effects based on what we’ve seen so far.

Peterson covers technology policy for The Washington Post, with an
emphasis on cybersecurity, consumer privacy, transparency, surveillance
and open government.
Brian Fung covers technology
for The Washington Post, focusing on telecom, broadband and digital
politics. Before joining the Post, he was the technology correspondent
for National Journal and an associate editor at the Atlantic.

– The Washington Post

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Kodak will unveil a range of Android devices at CES

Kodak will unveil a range of mobile devices with Android OS. The
first smartphone from the new product gamily will be unveiled in less
than two weeks, during CES in Las Vegas.

Kodak’s family of smartphones and tablets will be aimed at customers
looking for high-end, yet simple user experience. There is no word on
specs just yet – all we know is that the devices “will come pre-loaded
with bespoke image capture, management and sharing features to offer a
rich user experience.”

The storied imaging brand will partner on the venture with the
England-based Bullitt Group. The latter is also behind the rugged CAT smartphones.

It has been a while since the Kodak name was associated with a mobile
device. We will be covering CES live from Las Vegas, so be sure to tune
in for more on the subject.

 – news

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Uber CEO Kalanick Indicted as Asian Authorities Crack Down on E-Hail Service – Skift

TechCrunch  / Flickr

Uber Technologies Inc.
Chief Executive Officer Travis Kalanick was indicted in South Korea and
Chinese police raided a company training site in the latest instances
of government scrutiny of the car-booking company.

Kalanick, Uber’s Korean unit and car-rental partner MK Korea were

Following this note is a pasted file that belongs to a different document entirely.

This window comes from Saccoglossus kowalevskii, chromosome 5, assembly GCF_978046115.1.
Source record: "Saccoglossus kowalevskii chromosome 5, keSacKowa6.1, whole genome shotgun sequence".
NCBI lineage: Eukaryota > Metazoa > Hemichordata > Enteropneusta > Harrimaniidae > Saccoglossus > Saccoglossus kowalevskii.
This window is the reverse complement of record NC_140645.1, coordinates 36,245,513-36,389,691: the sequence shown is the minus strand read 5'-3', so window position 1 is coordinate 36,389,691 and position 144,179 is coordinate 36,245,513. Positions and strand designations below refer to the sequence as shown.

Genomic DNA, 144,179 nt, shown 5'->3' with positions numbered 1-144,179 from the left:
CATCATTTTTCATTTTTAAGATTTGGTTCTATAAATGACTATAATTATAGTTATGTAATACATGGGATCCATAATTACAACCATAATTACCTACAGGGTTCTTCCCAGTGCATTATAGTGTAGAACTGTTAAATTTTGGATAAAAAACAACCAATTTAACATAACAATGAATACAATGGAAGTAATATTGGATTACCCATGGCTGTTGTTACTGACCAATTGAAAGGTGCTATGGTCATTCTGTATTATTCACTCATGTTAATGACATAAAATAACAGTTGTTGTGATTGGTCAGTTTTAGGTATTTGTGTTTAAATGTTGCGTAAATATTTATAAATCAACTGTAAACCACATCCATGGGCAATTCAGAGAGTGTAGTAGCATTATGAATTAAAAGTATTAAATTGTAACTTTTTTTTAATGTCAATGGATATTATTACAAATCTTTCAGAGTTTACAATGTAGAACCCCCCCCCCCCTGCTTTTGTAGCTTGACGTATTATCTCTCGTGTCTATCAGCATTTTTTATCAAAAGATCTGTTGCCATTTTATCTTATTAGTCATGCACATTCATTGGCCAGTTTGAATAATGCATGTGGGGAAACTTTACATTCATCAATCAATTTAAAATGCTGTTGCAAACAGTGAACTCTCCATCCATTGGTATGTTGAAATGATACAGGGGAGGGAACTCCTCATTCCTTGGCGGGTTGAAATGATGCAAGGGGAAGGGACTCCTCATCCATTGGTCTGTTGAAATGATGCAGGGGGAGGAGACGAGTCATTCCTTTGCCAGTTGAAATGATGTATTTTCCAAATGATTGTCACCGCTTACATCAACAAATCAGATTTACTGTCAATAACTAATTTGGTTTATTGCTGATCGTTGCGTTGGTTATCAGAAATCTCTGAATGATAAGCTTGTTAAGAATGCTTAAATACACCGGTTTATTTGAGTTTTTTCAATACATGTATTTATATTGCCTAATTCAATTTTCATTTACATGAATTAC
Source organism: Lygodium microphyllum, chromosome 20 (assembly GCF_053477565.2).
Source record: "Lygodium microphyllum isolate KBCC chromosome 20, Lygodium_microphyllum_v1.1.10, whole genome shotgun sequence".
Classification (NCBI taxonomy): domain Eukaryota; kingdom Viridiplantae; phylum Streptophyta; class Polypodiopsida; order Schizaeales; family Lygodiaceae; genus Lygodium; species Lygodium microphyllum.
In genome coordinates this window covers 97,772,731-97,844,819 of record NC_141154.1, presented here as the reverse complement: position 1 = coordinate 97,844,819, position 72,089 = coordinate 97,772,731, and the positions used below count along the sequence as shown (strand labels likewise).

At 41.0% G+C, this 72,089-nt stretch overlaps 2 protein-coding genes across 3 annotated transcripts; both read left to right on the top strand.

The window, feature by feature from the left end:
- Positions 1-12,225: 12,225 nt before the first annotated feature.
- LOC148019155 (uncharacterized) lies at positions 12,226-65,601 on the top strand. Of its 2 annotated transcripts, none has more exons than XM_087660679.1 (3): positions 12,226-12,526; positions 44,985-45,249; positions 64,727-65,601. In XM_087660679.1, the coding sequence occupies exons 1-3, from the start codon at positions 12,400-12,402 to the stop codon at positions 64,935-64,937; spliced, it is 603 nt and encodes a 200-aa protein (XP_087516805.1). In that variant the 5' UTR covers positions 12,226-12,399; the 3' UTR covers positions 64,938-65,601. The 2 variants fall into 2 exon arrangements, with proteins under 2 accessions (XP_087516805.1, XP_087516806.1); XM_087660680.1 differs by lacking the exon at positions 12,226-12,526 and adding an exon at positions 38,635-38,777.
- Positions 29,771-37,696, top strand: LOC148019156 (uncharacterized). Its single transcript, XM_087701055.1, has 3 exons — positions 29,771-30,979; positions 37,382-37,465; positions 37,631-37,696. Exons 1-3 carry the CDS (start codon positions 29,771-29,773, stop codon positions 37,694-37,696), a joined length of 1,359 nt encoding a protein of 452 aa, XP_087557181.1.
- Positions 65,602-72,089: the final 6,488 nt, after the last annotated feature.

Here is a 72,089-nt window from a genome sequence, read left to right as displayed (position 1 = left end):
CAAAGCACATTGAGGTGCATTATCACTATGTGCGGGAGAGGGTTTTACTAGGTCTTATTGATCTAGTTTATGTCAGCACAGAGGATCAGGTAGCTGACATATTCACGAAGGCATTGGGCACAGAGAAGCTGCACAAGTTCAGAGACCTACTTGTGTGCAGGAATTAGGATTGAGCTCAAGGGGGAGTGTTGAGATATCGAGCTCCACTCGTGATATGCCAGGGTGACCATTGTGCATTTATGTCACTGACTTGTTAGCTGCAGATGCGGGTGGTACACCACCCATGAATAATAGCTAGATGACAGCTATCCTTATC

indicted yesterday by the Seoul Central District Prosecutors’ Office for
flouting a local transportation law prohibiting rental cars from
operating as cabs, according to an official at the department, who asked
not to be named citing internal policy. The official declined to
comment on whether prosecutors expect Kalanick to appear for

In the southwestern Chinese city of Chongqing, police raided a site
that Uber used to train drivers after receiving information that private
vehicle owners were signing up to provide transportation services
without the required permit, the China News Service reported on Friday.
The company is “actively communicating and seeking clarification” from
the Chongqing government, it said in an e-mailed statement.

Uber became the most highly valued U.S. technology startup after a
fundraising round this month valued it at $40 billion. The San
Francisco-based car-booking company is coming under increased scrutiny
worldwide as governments step up regulation of its car-sharing service,
which licensed taxi operators call unfair competition.

In Asia, the company’s screening practice was criticized after
allegations that one of its drivers raped a woman in New Delhi, while
Vietnam and Taiwan have declared its services to be illegal.

Korea Indictment

Evelyn Tay, Uber’s Asia Pacific spokeswoman, didn’t answer two calls
to her office or immediately respond to an e-mailed request for comment
on the indictment in South Korea, which was reported earlier by Yonhap

The company said in August it had sought a legal opinion and that its
Seoul service obeys the law. Paid transportation with unregistered
vehicles is “clearly illegal activity,” South Korea’s Ministry of Land,
Infrastructure and Transport said later that month.

Separately in Korea, Yonhap News reported that prosecutors plan to
seek an arrest warrant for Heather Cho, daughter of Korean Air Lines
Co.’s chairman, after she forced an employee to deplane over the service
of macademia nuts. Phone calls to the prosecutors’ office weren’t

 – Skift